The Mississippi River is falling along most parts of northeast Missouri, but another levee has failed and others are causing concern.

Relief has come to many along the Mississippi River as the level of the river slowly drops. The Army Corps of Engineers though cautions against letting up in the battle to protect communities. The Elm Point Levee was overtopped early Tuesday morning. The Mississippi poured over the levee and finally broke through, sending floodwaters over a soccer field and sod farm. It appeared the floodwaters would overrun a mobile home park, but it stopped short of endangering the homes.

Nicole Dalrymple with the Corps office in St. Louis says members of the National Guard and volunteers attempting to help the levee hold got out of the area in time. No one was injured.

Dalrymple says floodwaters have begun to recede, a bit. The Mississippi has crested along many communities in northeast Missouri, but not all. That might not come until tomorrow or even later this week.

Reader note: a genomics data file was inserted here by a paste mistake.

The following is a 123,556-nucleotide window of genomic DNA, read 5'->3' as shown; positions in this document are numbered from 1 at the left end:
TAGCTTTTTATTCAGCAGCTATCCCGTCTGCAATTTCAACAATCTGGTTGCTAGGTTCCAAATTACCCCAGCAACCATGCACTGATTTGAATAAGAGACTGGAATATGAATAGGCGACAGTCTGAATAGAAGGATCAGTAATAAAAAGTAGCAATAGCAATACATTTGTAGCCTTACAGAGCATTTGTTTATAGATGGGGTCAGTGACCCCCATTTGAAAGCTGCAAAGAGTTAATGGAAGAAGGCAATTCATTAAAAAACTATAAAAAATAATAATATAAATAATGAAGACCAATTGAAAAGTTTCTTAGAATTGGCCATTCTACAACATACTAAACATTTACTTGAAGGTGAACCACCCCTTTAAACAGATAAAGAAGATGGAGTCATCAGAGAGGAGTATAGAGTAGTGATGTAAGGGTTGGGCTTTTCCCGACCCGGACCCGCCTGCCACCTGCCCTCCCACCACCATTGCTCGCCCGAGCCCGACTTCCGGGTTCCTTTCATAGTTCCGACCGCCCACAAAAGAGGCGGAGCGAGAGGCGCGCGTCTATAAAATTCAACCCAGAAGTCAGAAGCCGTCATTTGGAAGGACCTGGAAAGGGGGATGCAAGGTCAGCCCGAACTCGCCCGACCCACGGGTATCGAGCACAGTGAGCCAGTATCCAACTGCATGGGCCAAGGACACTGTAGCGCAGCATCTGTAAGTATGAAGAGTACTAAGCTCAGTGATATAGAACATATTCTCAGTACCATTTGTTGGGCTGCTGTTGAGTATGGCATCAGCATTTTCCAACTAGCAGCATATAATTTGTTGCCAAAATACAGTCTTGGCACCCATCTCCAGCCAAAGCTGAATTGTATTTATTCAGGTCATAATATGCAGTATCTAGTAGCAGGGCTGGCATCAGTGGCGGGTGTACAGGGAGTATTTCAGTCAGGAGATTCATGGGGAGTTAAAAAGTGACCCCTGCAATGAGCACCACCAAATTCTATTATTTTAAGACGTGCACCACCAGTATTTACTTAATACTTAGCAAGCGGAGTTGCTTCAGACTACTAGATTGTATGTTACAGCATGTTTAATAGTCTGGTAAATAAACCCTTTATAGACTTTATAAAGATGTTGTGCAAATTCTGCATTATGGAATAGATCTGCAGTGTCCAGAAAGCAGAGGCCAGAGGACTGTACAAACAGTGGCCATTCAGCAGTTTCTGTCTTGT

The secondary levee protecting Winfield remains a concern. It has held after floodwaters topped and broke through the main levee.

The St. Louis District of the Army Corps of Engineers , which covers Hannibal south to St. Louis and below the city reports that 12 levees have failed. Many of them are agricultural levees. Many of them are private.

The Rock Island District of the Corps has jurisdiction north of Hannibal, covering the cities of West Quincy, La Grange, Canton and Alexandria as well as cities in Iowa and Illinois farther north. The Rock Island District reports 13 levees in its district have failed, six federal levees. The flooding has been must worst in the Rock Island district.

Army Corps of Engineers water levels .

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